NFIB Research Shows Coronavirus Impact on Small Business

Many Would Apply or Re-Apply for PPP Loans if Available

By Terry Troy

While Congress is negotiating additional support for small businesses after the initial Paycheck Protection Program (PPP) expired on August 8, the National Federation of Independent Business Research Center conducted a survey that shows there’s much more work that needs to be done. Indeed, one in five small businesses expect to shutter their doors if business doesn’t improve in the next six months, according to the NFIB.

Holly Wade, NFIB Director of Research and Policy Analysis

“The health crisis is not impacting small businesses equally,” said Holly Wade, NFIB Director of Research and Policy Analysis. “Small businesses are adapting to the abrupt shifts in consumer spending, managing customer and employees’ health and safety, and complying with state and local mandates which are all creating additional stress for small business owners. Many of them still need more financial assistance just to keep their doors open and staff on payroll.” .

If eligible, 44% of small businesses surveyed said they would apply or re-apply for a second PPP loan with another 31% saying they would consider applying for new one.

Seventy-eight percent of respondents applied for a PPP loan and almost all of them were approved. Most PPP loan borrowers (81%) applied for the loan through the financial institution that they normally use for business purposes, 19% used a different one. More than one-third (36%) of PPP loan borrowers used a separate bank account specifically for the PPP loan fund.

Most borrowers (84%) have now used their entire loan, up from 71% in late July. The 16% still using their loan are likely not far behind. The next step after using the loan is applying for loan forgiveness. Borrowers are now waiting for lenders to start accepting loan forgiveness applications. The SBA has recently issued processing instructions which will allow lenders to start processing forgiveness applications.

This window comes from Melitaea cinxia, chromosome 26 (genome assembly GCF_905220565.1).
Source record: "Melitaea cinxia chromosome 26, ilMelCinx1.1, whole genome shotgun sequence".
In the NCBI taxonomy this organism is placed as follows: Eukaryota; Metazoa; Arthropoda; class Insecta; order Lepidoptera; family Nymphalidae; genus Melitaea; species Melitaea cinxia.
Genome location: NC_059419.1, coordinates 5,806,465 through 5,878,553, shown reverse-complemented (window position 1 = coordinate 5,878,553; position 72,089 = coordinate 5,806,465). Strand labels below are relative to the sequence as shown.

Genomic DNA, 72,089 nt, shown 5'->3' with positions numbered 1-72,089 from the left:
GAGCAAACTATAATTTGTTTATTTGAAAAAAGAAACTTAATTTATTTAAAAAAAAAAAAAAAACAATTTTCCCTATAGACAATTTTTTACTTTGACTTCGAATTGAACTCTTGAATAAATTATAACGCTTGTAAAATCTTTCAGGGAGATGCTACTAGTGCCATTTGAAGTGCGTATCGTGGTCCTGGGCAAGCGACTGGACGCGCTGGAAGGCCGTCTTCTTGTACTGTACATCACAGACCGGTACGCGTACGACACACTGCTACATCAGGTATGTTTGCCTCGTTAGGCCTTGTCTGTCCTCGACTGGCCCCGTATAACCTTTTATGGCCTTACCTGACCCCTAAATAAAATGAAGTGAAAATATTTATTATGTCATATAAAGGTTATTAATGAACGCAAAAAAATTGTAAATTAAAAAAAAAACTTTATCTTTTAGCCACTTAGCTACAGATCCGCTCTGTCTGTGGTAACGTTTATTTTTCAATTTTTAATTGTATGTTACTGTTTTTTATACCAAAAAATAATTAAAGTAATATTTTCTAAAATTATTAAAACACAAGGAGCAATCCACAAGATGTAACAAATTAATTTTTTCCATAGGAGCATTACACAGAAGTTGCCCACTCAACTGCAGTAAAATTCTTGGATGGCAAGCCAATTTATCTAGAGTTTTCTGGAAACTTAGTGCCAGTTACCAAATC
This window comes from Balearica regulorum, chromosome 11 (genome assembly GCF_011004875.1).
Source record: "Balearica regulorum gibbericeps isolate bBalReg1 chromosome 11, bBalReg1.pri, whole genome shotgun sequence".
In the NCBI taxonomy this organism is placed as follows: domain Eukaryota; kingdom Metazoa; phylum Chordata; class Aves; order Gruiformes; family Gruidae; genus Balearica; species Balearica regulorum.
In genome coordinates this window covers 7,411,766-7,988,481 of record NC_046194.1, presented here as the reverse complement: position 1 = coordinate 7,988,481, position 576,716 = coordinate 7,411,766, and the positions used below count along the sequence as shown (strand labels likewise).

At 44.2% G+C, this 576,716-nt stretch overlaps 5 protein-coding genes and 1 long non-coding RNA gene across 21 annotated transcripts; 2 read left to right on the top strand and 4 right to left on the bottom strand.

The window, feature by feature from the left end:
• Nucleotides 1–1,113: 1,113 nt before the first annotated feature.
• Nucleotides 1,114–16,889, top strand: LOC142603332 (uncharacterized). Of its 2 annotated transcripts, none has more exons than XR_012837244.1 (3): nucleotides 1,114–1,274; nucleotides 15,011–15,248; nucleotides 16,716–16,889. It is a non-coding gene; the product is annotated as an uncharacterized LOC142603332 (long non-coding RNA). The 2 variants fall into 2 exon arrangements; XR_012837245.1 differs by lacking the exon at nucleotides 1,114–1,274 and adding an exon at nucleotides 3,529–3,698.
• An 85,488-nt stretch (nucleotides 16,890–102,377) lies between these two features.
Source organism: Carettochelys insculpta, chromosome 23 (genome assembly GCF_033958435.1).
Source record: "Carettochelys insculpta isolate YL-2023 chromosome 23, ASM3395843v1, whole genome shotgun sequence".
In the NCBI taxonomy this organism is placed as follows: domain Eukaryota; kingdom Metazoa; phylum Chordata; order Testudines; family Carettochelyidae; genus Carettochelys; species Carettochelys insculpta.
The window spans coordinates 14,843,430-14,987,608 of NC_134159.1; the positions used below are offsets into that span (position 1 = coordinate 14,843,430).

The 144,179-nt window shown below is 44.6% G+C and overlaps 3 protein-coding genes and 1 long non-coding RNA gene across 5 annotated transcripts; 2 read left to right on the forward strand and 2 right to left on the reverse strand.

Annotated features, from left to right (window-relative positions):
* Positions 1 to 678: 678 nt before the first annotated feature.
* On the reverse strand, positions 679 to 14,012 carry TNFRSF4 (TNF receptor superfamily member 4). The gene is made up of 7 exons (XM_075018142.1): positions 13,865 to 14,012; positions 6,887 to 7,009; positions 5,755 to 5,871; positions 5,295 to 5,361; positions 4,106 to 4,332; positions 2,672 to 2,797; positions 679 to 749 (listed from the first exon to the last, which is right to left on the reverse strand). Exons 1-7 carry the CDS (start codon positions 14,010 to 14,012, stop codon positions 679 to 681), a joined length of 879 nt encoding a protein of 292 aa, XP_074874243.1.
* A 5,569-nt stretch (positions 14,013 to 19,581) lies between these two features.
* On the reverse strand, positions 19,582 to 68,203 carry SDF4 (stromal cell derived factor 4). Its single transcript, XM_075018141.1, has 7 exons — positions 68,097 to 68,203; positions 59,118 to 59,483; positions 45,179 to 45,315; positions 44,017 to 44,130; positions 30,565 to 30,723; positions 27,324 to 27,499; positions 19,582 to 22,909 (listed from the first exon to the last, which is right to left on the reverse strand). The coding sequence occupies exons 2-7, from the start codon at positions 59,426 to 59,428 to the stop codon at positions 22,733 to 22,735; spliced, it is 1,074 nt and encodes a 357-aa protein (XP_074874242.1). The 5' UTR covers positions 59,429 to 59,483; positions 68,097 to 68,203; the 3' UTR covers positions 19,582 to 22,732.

Borrowers will need to complete one of two forgiveness applications, the original long form or the 3508EZ form. Thankfully, most borrowers will likely be able to complete the EZ form, reducing the amount of time and resources owners would otherwise be required to use to fill out the longer form. Even so, many small business owners still find the EZ form complicated and confusing. For those required to fill out the long form, the process can be daunting. More and more PPP loan borrowers are realizing that they are eligible to use the EZ. About 43% plan to use the EZ form (up from 34% last month) and another 62% are not sure yet which to fill out. Four percent have determined that they will have to use the longer forgiveness application form.

The PPP loan program proved to be very helpful for most loan borrowers. Thirty-one percent of PPP loan borrowers are “very satisfied” with the program overall and another 45% are “satisfied.” Just one-in-five were “somewhat satisfied” and another 4% “not at all satisfied,” most of whom applied but weren’t approved.

Almost one- quarter of PPP loan borrowers (23%) have or anticipate having to lay off employees in the next six months after using the loan, generally unchanged from late July when it was 21%.

Almost half (47%) of PPP loan borrowers also anticipate needing additional financial support over the next 12 months.

Small business respondents indicated that sales levels are still 50% or less than they were pre-crisis for about one-in-five (22%) small businesses with another 28% at sales levels of 50-74% from pre-crisis. Half (50%) are nearly back to where they were with some (14%) exceeding pre-Covid sales levels.

Most small business owners do not expect business conditions to improve to normal levels until next year at the earliest. Just 19% of owners anticipate conditions improving to normal levels by the end of the year, 6% say that conditions are back to normal now. Over half (52%) of owners anticipate it taking until sometime in 2021 and 20%, sometime in 2022. Nine percent are less optimistic and expect condition not to fully improve until after 2022.